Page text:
D. Judicial Review Pursuant to the Administrative Procedure Act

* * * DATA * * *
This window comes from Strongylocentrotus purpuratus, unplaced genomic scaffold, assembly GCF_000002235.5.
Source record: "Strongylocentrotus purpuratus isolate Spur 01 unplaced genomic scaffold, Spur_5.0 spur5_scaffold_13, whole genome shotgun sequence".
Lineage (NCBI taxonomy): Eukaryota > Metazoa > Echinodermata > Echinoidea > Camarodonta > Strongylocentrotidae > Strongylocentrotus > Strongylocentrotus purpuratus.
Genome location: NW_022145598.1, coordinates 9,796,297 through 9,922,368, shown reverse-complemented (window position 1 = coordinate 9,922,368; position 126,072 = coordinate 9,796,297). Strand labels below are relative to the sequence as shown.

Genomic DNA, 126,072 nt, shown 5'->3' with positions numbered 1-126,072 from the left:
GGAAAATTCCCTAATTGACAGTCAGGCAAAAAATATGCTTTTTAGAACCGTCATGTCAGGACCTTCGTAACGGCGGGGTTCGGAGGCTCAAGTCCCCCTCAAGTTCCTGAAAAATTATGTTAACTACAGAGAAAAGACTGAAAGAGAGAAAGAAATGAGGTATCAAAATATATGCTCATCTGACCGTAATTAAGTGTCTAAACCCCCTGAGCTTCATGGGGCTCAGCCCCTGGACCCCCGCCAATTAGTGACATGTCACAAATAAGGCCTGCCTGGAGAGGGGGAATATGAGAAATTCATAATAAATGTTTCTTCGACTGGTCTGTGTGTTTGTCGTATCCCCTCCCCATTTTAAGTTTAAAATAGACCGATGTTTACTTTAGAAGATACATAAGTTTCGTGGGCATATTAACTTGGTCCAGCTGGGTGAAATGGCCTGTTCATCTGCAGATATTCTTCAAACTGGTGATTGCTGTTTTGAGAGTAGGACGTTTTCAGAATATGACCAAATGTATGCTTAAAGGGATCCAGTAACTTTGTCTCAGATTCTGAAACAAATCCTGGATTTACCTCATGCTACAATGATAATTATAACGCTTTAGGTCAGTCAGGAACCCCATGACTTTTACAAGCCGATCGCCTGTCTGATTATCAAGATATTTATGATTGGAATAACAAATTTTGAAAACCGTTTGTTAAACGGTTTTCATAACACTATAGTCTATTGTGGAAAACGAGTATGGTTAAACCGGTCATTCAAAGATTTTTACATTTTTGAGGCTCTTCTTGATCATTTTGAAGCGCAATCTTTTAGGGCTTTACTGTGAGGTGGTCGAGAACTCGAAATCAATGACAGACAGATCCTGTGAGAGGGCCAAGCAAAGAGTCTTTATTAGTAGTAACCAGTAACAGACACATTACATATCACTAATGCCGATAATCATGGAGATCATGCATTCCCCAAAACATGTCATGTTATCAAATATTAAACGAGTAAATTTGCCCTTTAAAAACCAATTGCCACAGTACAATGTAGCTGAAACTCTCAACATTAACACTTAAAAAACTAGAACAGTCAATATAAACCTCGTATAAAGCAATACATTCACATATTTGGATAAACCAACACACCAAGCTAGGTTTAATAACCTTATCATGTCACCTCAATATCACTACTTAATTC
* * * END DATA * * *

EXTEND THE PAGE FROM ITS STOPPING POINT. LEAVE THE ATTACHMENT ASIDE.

Crosby challenges NIGC's adoption of a regulation as beyond the authority granted them by IGRA pursuant to the APA, and requests declaratory and injunctive relief. (First Am. Compl. (# 23) ¶ 42.) NIGC argues that the court lacks jurisdiction because, among other reasons, no final agency action has been taken. (NIGC Mot. to Dismiss (# 10) at 9; NIGC Reply (# 33) at 3-4.) However, there is nothing in the relevant structure of IGRA and the NIGC cites no authority to suggest that Congress intended to preclude the type of APA review sought here. Further, the Ninth Circuit has recognized that an APA claim against NIGC is available in the absence of a private cause of action under IGRA. Hein, 201 F.3d at 1260-61 (tribe lacked private right of action under IGRA but could proceed under APA); Oregon Natural Res. Council v. United States Forest Serv., 834 F.2d 842, 851 (9th Cir. 1987) ("an implied private right of action under a violated statute is not a necessary predicate to a right of action under the APA"); Rapid Transit Advocates, Inc. v. Southern California Rapid Transit Dist., 752 F.2d 373, 377 (9th Cir. 1985). This is a predictable outcome because there is a strong presumption that Congress intended judicial review of agency action under the APA despite the fact that courts presume that Congress does not intend implied private rights of action. Japan Whaling Ass'n v. American Cetacean Soc'y, 478 U.S. 221, 230 n. 4 (1986) (noting that right of action is available under the APA "absent some clear and convincing evidence of legislative intent to preclude review").